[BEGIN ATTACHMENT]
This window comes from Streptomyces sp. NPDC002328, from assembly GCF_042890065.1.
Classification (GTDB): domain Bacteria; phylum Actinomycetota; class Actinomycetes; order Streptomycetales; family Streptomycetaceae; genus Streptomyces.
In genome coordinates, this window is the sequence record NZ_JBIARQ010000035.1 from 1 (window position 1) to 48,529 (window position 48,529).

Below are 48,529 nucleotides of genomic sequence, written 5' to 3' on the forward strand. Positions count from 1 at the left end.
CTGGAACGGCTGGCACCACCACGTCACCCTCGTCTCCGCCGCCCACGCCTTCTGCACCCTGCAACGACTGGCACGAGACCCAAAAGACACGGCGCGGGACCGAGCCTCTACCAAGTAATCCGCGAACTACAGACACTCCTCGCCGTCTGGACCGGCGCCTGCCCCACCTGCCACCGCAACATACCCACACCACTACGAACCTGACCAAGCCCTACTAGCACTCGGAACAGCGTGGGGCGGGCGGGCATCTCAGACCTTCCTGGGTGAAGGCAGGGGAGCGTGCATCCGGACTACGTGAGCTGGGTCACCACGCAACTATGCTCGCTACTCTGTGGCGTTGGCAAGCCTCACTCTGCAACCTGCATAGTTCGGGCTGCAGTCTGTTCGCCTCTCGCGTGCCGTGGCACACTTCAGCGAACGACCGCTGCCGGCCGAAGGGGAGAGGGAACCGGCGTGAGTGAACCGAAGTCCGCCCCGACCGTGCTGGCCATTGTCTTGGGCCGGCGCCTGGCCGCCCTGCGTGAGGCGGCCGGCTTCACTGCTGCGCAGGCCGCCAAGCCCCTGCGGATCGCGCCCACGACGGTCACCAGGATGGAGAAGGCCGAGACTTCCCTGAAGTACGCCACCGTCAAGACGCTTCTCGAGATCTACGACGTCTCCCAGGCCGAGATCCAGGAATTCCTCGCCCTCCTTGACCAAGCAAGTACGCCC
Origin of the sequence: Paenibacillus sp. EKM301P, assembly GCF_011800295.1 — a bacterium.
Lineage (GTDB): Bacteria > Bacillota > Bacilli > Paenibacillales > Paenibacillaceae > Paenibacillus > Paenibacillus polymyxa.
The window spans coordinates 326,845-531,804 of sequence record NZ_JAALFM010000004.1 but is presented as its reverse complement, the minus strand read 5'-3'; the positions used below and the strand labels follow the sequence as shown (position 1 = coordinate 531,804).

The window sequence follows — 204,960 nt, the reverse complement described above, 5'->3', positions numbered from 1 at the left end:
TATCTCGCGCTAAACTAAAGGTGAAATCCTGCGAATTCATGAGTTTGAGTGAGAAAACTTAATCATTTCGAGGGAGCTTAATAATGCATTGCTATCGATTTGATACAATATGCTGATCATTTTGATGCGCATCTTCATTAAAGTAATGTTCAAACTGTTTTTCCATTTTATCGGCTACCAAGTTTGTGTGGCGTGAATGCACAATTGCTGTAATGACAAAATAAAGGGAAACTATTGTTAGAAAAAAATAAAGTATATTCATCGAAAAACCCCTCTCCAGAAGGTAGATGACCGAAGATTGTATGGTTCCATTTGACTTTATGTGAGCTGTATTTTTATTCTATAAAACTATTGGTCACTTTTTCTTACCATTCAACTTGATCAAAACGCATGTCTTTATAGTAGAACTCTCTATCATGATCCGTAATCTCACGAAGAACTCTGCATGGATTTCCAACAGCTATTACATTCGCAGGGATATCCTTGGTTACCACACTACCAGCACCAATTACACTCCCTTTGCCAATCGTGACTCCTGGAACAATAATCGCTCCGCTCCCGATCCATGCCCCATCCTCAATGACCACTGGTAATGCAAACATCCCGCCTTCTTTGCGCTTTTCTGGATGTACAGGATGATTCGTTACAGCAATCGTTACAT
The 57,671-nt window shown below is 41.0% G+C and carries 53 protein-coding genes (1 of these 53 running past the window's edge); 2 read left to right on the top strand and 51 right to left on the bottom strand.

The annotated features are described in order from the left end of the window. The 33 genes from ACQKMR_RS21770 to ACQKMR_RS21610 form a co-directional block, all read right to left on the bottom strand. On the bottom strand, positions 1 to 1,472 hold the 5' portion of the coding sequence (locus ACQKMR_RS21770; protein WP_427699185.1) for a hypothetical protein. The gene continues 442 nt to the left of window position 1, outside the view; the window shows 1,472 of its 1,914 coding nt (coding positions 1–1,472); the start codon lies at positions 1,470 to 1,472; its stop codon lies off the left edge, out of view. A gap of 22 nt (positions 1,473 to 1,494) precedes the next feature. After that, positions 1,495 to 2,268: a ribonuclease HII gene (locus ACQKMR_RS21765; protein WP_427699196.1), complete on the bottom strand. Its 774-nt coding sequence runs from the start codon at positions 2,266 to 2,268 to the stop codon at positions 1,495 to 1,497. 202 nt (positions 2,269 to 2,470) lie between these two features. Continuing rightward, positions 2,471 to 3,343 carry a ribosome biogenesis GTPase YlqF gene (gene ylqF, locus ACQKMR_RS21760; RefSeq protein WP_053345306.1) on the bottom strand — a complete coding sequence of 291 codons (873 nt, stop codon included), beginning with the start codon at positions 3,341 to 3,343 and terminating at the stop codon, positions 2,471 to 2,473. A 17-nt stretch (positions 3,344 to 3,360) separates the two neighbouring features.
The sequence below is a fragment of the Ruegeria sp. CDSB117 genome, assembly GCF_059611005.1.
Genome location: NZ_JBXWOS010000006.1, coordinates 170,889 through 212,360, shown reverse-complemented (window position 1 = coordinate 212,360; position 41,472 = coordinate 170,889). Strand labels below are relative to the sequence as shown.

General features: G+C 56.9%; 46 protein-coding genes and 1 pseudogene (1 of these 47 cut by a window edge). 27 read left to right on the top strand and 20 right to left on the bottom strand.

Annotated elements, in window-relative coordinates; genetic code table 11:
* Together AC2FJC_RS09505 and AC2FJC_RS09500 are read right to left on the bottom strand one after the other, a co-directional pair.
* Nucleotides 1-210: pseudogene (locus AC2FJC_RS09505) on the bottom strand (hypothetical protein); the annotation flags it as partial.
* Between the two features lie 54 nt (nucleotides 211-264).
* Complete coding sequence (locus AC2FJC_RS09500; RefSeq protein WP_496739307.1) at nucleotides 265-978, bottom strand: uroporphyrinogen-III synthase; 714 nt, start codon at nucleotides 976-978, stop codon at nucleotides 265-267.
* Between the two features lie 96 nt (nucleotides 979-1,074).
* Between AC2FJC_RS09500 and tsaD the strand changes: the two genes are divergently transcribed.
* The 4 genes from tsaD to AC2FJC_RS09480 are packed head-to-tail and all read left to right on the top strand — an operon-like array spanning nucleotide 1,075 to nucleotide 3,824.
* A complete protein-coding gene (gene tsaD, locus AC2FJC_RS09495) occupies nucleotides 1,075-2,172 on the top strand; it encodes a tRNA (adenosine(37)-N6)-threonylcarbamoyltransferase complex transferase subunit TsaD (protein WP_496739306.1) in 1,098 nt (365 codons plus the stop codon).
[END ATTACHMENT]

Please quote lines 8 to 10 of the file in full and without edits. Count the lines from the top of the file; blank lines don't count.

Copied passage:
The window spans coordinates 326,845-531,804 of sequence record NZ_JAALFM010000004.1 but is presented as its reverse complement, the minus strand read 5'-3'; the positions used below and the strand labels follow the sequence as shown (position 1 = coordinate 531,804).

The window sequence follows — 204,960 nt, the reverse complement described above, 5'->3', positions numbered from 1 at the left end:
TATCTCGCGCTAAACTAAAGGTGAAATCCTGCGAATTCATGAGTTTGAGTGAGAAAACTTAATCATTTCGAGGGAGCTTAATAATGCATTGCTATCGATTTGATACAATATGCTGATCATTTTGATGCGCATCTTCATTAAAGTAATGTTCAAACTGTTTTTCCATTTTATCGGCTACCAAGTTTGTGTGGCGTGAATGCACAATTGCTGTAATGACAAAATAAAGGGAAACTATTGTTAGAAAAAAATAAAGTATATTCATCGAAAAACCCCTCTCCAGAAGGTAGATGACCGAAGATTGTATGGTTCCATTTGACTTTATGTGAGCTGTATTTTTATTCTATAAAACTATTGGTCACTTTTTCTTACCATTCAACTTGATCAAAACGCATGTCTTTATAGTAGAACTCTCTATCATGATCCGTAATCTCACGAAGAACTCTGCATGGATTTCCAACAGCTATTACATTCGCAGGGATATCCTTGGTTACCACACTACCAGCACCAATTACACTCCCTTTGCCAATCGTGACTCCTGGAACAATAATCGCTCCGCTCCCGATCCATGCCCCATCCTCAATGACCACTGGTAATGCAAACATCCCGCCTTCTTTGCGCTTTTCTGGATGTACAGGATGATTCGTTACAGCAATCGTTACAT